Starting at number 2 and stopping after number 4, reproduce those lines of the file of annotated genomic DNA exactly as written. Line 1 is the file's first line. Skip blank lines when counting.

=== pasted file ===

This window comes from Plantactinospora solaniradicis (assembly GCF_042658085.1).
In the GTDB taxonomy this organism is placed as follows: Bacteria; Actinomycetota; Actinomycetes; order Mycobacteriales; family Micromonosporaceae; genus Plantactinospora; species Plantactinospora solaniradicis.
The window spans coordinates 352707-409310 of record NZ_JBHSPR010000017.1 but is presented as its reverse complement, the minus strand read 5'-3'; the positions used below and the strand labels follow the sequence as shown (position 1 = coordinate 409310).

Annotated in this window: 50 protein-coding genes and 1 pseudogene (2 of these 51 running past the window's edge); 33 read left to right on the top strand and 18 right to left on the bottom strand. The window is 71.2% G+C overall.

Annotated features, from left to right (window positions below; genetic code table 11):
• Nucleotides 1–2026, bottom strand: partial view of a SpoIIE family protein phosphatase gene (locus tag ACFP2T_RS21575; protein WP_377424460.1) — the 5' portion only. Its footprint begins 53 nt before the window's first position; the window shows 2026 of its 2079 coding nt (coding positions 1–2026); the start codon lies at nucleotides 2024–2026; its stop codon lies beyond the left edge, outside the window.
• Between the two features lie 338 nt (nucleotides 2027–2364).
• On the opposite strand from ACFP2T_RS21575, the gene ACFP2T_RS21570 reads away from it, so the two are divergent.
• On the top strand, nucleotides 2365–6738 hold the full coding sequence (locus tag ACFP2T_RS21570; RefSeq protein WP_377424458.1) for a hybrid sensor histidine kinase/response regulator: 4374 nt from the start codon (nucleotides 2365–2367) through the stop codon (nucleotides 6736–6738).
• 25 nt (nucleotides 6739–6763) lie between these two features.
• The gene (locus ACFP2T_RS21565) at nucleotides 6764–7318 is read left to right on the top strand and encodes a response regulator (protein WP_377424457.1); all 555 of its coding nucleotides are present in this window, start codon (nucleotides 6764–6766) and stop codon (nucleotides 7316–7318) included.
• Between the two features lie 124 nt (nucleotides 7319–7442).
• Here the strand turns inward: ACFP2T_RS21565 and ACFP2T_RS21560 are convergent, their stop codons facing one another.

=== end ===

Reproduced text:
In the GTDB taxonomy this organism is placed as follows: Bacteria; Actinomycetota; Actinomycetes; order Mycobacteriales; family Micromonosporaceae; genus Plantactinospora; species Plantactinospora solaniradicis.
The window spans coordinates 352707-409310 of record NZ_JBHSPR010000017.1 but is presented as its reverse complement, the minus strand read 5'-3'; the positions used below and the strand labels follow the sequence as shown (position 1 = coordinate 409310).

Annotated in this window: 50 protein-coding genes and 1 pseudogene (2 of these 51 running past the window's edge); 33 read left to right on the top strand and 18 right to left on the bottom strand. The window is 71.2% G+C overall.